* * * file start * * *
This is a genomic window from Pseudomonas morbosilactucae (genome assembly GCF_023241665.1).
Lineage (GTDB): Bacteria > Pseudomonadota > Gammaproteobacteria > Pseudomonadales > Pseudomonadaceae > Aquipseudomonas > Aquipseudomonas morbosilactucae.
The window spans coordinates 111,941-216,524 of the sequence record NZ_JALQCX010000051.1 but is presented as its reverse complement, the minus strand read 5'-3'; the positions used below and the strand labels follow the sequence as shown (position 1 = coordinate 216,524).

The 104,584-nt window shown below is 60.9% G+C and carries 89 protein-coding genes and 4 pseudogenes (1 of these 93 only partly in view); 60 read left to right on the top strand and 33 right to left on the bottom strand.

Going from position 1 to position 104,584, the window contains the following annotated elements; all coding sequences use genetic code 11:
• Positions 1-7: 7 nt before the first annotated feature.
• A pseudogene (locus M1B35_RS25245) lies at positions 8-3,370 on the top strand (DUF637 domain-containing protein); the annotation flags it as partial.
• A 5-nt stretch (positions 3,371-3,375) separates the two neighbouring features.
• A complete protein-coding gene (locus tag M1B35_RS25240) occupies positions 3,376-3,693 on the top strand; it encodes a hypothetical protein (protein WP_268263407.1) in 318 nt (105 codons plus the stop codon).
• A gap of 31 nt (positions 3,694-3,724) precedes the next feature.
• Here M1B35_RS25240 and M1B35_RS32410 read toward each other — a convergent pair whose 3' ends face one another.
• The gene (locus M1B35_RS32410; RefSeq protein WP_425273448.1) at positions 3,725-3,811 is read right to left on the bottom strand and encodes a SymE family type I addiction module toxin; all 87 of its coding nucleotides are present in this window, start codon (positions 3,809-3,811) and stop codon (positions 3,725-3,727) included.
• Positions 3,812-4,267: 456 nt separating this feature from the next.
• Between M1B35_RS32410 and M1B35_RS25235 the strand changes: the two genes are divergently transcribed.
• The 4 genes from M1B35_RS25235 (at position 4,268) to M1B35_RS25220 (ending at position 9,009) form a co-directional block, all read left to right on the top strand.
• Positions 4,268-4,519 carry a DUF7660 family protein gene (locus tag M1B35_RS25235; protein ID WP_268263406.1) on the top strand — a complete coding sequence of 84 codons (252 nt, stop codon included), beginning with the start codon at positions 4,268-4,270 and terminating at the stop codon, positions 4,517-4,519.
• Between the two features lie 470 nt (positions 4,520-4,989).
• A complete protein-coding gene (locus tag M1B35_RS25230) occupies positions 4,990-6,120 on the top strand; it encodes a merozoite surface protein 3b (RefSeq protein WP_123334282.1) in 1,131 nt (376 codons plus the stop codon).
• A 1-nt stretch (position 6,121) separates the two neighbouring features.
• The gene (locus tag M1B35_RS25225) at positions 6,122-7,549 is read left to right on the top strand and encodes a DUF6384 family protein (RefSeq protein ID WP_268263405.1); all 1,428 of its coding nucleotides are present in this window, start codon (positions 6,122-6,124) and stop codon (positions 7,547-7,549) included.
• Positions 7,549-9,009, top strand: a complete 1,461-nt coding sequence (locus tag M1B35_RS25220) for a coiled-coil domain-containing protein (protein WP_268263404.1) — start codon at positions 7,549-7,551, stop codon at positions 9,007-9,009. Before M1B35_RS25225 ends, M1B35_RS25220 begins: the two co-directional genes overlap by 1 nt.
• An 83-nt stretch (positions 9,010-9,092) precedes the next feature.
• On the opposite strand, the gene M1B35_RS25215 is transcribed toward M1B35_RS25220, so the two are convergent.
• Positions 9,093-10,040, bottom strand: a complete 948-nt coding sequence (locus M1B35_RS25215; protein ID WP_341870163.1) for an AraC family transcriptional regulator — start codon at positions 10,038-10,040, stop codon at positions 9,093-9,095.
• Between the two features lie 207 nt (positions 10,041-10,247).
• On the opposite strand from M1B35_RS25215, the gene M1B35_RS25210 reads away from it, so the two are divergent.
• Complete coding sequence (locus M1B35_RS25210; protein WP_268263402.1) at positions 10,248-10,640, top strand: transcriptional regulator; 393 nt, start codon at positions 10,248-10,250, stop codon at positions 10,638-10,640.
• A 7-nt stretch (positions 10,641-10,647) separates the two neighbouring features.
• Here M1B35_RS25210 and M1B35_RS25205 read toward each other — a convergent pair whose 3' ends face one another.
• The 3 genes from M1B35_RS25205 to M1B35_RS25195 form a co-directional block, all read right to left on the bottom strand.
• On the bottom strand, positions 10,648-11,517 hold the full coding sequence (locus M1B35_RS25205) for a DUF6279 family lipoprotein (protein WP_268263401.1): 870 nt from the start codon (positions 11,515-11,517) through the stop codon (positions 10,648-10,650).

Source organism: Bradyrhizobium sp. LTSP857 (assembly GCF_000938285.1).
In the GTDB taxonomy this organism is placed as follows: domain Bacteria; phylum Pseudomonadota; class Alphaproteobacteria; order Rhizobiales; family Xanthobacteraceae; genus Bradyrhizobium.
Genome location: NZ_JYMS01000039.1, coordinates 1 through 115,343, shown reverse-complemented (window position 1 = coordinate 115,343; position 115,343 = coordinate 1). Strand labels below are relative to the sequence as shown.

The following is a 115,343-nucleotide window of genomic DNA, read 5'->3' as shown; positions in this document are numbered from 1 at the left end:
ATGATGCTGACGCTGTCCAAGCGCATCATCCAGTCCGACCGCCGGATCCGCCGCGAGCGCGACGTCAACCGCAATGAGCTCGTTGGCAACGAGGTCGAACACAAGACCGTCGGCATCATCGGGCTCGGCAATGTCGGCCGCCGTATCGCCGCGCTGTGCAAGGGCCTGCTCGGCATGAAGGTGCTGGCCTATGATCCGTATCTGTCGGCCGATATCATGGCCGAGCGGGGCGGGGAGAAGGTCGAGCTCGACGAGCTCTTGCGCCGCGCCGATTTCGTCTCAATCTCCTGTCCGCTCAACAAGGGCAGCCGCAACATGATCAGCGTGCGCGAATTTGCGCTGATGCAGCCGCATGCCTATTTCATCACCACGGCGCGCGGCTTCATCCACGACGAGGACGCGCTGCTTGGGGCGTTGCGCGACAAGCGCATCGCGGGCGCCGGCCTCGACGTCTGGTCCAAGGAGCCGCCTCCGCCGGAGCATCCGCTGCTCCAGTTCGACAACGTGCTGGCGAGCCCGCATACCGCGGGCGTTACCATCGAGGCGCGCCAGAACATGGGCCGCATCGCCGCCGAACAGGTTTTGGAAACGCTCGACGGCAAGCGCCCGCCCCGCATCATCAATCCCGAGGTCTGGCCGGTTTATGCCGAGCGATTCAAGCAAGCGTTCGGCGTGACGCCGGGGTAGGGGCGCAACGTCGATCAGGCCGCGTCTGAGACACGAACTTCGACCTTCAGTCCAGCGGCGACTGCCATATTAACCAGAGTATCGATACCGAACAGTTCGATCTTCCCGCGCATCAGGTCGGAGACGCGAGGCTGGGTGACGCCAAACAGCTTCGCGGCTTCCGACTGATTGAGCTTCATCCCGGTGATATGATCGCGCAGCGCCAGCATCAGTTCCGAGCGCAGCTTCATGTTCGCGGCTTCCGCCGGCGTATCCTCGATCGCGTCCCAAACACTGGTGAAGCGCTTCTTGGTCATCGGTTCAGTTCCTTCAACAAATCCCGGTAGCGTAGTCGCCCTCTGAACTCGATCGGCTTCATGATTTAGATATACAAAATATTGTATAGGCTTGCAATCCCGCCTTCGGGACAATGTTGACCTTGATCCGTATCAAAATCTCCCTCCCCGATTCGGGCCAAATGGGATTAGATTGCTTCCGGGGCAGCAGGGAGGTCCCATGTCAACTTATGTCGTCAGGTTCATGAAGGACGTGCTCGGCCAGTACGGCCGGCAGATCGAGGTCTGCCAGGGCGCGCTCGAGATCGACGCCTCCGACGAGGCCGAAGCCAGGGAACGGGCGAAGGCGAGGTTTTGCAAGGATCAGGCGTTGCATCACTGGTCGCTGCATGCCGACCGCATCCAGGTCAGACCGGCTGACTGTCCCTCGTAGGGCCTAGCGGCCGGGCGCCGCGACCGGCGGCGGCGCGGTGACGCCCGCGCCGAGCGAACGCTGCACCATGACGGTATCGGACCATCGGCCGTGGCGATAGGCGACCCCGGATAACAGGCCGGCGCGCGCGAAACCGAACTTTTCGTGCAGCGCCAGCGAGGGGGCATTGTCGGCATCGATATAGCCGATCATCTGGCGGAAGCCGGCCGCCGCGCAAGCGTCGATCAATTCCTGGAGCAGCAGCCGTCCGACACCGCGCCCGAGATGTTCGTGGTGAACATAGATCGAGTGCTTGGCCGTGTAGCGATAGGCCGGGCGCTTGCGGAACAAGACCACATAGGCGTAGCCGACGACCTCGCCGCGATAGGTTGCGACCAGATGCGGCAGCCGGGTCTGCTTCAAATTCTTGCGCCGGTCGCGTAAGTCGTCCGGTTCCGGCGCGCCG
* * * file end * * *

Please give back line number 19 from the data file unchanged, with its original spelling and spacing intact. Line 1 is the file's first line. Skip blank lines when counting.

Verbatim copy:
• A 1-nt stretch (position 6,121) separates the two neighbouring features.